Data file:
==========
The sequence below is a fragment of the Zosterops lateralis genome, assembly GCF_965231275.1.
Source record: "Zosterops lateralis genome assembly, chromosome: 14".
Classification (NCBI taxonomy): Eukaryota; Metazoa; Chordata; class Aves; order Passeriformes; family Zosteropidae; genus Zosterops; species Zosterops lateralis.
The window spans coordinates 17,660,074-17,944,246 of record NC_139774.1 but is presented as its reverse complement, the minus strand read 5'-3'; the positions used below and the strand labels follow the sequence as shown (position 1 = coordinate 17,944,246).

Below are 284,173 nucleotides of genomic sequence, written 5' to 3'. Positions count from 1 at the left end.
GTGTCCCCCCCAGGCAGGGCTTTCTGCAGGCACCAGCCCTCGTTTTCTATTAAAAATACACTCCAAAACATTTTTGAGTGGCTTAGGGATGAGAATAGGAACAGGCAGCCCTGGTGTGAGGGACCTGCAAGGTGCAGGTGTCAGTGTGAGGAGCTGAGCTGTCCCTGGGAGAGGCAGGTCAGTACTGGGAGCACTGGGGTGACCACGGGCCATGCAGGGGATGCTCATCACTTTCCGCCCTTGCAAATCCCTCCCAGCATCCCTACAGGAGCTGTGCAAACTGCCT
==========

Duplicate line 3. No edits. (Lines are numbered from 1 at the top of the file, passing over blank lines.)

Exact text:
Classification (NCBI taxonomy): Eukaryota; Metazoa; Chordata; class Aves; order Passeriformes; family Zosteropidae; genus Zosterops; species Zosterops lateralis.